Winter break is often a boon for the movie-going college student; returning home, we have seemingly endless amounts of time to waste our money at the box office. Personally, I slacked off this past break. One movie I saw during my time off, though, left a lasting impression, far more than one of its unnamed modern Western competitors did. “The King’s Speech,” directed by Tom Hooper from a script by David Seidler, is a must-see if you like biography, history, or just good storytelling.
“The King’s Speech” is one of those films that sounds like it should be incredibly dry—in fact, it takes a viewing of the movie to realize just how exciting and enjoyable it is. The basic plot is unremarkable: it follows the life of Prince Albert, Duke of York (Colin Firth, in a Golden-Globe-winning performance), from a year or so before the death of his father King George V (Michael Gambon) to the presentation of his speech—now as King George VI, King of the United Kingdom and British Dominions—declaring war on Nazi Germany. Along the way, his brother Edward (Guy Pearce) becomes King Edward VIII, but promptly abdicates, and the King (or “Bertie” as he’s referred to throughout the film) confronts a life-long speech impediment with the help of an Australian failed-actor-turned-speech-therapist, Lionel Logue, played by the exquisite Geoffrey Rush.
The relationship between these two men is the dominant focus of the movie. Perhaps it takes someone who has been through a similar process to fully appreciate all of the seemingly ridiculous exercises Logue has Bertie attempt: shaking the jaw, hopping around the room while speaking, singing his words, lying on the floor with his wife (Helena Bonham Carter) sitting on his diaphragm. Swearing profusely is also a technique (more effective than you might expect!). If the movie is historically accurate (as it purports to be), Logue’s work was decades ahead of its time: another speech therapist Bertie visits in the beginning of the movie has him attempt to speak with a mouthful of glass marbles.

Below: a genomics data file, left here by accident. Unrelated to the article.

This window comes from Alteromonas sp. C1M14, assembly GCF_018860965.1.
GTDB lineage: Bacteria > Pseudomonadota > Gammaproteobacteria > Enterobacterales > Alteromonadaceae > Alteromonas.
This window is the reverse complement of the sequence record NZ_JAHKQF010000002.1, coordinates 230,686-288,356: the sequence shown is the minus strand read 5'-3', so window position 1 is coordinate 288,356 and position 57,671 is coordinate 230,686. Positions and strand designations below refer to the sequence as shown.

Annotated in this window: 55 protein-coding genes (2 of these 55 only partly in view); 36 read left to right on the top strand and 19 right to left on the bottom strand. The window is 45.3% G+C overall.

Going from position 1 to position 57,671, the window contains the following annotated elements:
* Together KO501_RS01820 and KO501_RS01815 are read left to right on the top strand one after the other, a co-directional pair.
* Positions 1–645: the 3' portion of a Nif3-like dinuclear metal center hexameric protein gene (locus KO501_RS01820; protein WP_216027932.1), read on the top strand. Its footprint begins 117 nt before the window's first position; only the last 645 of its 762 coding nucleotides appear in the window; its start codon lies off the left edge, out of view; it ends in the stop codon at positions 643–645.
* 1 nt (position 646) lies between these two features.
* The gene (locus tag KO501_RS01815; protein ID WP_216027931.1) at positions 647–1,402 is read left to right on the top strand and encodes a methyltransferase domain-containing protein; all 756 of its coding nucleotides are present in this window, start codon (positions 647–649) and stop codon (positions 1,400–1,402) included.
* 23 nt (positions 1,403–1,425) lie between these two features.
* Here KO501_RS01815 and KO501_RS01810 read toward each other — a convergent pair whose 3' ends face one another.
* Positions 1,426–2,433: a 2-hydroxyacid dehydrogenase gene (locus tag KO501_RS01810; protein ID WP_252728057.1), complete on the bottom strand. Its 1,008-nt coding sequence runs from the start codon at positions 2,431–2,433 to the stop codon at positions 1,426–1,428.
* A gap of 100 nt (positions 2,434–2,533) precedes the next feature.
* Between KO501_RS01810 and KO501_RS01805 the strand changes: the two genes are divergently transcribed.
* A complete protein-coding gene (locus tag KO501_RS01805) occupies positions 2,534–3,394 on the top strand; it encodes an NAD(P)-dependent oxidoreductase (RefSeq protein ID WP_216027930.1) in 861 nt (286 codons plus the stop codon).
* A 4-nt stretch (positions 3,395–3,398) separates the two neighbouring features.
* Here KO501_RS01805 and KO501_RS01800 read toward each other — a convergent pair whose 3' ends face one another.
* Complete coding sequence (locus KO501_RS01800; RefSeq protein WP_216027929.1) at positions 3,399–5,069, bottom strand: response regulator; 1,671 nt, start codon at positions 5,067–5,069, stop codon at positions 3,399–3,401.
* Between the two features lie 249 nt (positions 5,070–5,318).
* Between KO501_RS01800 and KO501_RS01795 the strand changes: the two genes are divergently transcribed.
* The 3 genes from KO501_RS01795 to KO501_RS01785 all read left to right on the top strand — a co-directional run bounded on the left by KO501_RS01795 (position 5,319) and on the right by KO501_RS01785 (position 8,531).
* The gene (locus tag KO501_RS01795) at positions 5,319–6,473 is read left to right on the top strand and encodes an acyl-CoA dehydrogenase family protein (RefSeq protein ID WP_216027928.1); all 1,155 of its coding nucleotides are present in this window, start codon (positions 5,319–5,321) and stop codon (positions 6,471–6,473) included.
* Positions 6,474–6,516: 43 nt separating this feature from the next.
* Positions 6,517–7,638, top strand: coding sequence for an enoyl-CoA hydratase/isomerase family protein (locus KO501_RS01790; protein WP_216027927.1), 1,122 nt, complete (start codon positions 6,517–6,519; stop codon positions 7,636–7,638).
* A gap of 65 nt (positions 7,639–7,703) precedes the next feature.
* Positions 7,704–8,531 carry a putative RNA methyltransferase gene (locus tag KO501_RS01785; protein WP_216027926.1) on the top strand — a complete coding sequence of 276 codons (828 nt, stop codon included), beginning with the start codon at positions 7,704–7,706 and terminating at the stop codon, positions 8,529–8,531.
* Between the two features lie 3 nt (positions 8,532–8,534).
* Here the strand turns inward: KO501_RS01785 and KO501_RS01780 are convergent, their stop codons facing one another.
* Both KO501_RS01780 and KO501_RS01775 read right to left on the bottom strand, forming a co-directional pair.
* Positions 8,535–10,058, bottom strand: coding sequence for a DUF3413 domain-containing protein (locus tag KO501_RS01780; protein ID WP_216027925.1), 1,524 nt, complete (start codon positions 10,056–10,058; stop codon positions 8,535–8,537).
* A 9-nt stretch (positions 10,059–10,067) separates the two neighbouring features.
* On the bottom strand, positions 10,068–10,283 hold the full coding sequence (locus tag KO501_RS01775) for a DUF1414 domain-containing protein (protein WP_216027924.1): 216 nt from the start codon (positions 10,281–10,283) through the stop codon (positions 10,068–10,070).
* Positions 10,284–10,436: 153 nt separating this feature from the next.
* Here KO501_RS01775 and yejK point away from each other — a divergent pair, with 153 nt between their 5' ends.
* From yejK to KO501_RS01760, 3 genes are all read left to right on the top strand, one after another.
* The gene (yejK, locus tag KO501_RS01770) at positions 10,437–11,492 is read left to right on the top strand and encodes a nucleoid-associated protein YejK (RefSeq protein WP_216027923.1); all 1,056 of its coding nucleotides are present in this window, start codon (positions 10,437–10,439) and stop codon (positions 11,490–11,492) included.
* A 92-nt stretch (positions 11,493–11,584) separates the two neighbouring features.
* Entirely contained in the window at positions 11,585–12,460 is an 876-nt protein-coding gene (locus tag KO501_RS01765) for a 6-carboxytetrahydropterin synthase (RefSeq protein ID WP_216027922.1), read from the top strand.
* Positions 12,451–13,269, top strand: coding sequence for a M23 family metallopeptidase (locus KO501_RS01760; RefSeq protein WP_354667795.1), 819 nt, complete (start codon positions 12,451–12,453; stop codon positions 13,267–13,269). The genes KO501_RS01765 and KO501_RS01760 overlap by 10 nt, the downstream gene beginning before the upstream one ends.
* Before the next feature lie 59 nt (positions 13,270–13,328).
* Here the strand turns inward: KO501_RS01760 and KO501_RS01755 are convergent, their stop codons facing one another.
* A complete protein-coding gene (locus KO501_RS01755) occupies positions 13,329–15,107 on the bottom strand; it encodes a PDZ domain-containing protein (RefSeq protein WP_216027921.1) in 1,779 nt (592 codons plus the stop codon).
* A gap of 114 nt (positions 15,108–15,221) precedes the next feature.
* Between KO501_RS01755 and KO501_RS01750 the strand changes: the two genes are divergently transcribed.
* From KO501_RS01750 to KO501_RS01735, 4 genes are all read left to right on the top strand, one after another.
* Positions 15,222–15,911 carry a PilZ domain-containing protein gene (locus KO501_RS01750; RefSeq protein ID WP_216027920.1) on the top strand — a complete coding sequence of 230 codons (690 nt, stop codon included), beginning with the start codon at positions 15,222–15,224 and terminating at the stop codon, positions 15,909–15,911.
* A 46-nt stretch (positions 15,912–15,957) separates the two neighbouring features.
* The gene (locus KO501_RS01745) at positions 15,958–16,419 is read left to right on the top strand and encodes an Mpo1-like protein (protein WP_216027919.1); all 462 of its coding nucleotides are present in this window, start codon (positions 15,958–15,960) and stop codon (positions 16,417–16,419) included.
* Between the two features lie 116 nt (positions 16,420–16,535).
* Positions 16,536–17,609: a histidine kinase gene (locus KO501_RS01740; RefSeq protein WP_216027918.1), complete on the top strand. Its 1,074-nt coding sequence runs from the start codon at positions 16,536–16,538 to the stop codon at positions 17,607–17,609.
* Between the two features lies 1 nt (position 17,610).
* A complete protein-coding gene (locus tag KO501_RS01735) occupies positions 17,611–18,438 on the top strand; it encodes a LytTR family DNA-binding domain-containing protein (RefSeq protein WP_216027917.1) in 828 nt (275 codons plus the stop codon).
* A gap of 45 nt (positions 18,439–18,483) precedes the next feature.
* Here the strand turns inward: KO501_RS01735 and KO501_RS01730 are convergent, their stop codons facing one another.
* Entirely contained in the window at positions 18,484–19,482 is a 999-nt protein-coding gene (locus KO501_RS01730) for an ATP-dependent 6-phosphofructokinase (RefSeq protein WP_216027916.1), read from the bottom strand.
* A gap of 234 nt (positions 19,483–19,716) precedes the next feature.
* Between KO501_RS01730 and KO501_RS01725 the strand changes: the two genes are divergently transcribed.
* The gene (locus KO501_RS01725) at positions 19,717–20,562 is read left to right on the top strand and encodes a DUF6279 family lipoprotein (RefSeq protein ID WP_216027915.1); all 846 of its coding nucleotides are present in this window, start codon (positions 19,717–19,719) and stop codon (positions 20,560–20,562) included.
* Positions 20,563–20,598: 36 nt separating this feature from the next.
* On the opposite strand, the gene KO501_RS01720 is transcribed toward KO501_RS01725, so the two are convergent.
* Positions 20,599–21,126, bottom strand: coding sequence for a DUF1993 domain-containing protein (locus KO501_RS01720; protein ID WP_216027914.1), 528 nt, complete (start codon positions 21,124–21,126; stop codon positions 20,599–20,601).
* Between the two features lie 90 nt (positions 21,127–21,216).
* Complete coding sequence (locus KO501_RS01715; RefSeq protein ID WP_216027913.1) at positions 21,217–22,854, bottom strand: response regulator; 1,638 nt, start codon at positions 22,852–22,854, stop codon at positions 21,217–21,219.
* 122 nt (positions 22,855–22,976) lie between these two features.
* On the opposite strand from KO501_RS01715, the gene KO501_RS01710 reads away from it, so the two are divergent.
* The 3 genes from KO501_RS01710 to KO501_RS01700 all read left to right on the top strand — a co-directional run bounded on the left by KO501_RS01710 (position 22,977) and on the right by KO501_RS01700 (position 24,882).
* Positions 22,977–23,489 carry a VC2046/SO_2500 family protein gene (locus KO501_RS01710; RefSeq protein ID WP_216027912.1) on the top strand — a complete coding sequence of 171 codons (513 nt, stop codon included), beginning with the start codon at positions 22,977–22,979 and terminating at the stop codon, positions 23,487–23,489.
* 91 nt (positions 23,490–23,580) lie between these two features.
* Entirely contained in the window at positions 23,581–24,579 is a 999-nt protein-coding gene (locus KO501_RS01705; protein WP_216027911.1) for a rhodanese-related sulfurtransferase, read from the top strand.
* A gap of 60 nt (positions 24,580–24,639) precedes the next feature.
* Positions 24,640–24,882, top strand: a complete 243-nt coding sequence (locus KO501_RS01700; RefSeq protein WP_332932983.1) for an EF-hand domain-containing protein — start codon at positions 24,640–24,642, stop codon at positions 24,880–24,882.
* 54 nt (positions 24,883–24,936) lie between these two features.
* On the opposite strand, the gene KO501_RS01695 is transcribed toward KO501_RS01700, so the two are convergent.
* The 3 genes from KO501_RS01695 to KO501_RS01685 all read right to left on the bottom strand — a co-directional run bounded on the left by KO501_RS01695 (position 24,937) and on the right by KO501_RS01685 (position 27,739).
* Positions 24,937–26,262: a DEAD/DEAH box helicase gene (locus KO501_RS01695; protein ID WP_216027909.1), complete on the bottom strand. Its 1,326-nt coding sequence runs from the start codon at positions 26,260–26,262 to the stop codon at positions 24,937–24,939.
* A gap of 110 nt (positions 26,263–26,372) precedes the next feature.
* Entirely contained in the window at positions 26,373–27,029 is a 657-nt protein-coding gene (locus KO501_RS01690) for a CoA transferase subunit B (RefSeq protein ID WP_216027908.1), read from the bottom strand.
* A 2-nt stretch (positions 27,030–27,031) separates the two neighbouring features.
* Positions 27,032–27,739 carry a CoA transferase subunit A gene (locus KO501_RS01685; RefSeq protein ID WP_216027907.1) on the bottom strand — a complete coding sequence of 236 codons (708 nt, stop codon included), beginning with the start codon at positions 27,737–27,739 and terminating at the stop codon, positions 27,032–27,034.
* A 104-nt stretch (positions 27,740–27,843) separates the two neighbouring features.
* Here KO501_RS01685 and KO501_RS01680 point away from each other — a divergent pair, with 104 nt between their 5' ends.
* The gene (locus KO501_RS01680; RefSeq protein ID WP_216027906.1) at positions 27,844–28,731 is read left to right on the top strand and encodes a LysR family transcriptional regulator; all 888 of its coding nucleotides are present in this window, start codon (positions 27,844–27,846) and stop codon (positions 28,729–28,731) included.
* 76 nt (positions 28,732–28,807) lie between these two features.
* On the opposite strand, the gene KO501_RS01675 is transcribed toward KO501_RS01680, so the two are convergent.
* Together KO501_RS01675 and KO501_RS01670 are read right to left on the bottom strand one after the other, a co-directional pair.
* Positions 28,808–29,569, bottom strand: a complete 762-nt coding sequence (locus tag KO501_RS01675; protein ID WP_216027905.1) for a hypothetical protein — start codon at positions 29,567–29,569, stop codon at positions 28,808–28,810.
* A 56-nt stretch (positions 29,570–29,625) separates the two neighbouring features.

Far subtler and more important than the external techniques, though, is the friendship that develops between Bertie and Logue. As the speech therapist teases apart his royal client’s stammer, he unlocks the psychological blocks that keep Bertie from addressing his public, and shares his own—many—failures as well. It’s a friendship that is tested more than once, usually because of Bertie’s temper, but it seems to stand the test of time; the movie concludes with a text mentioning that Logue was later inducted into the only order of knighthood awarded for personal service to the King.
Colin Firth’s performance as Bertie is—there is no other way to say it—captivating. A deeply complex man who becomes king because he must, rather than because he would like to, he is at the same time critical and defensive of the aristocracy to which he belongs. Geoffrey Rush’s Logue is a joy, equal parts humor and intelligence, almost unfailingly knowing how to push the right buttons to get Bertie to overcome his problem. Helena Bonham Carter, as Bertie’s wife Elizabeth (later the Queen Mother of Elizabeth II), shines as usual, in a tender portrayal of a woman doing her best to support her husband in unforeseen circumstances.
But perhaps the most compelling aspect of “The King’s Speech” is the way it brings the royalty—even though it was more venerated and respected than it is today—down to our level. In Logue’s stripped-down, dingy studio/office, Elizabeth and Bertie become just another couple. Bertie is a man trying to do a difficult job, and what’s most touching is that in the end—despite many problems and near failures—he succeeds. This film succeeds because it reminds us that the royalty are, after all, only human, and even the most powerful individual may have a small, bushy-haired, dingy-suited colonial behind them, gently coaching them through their fears.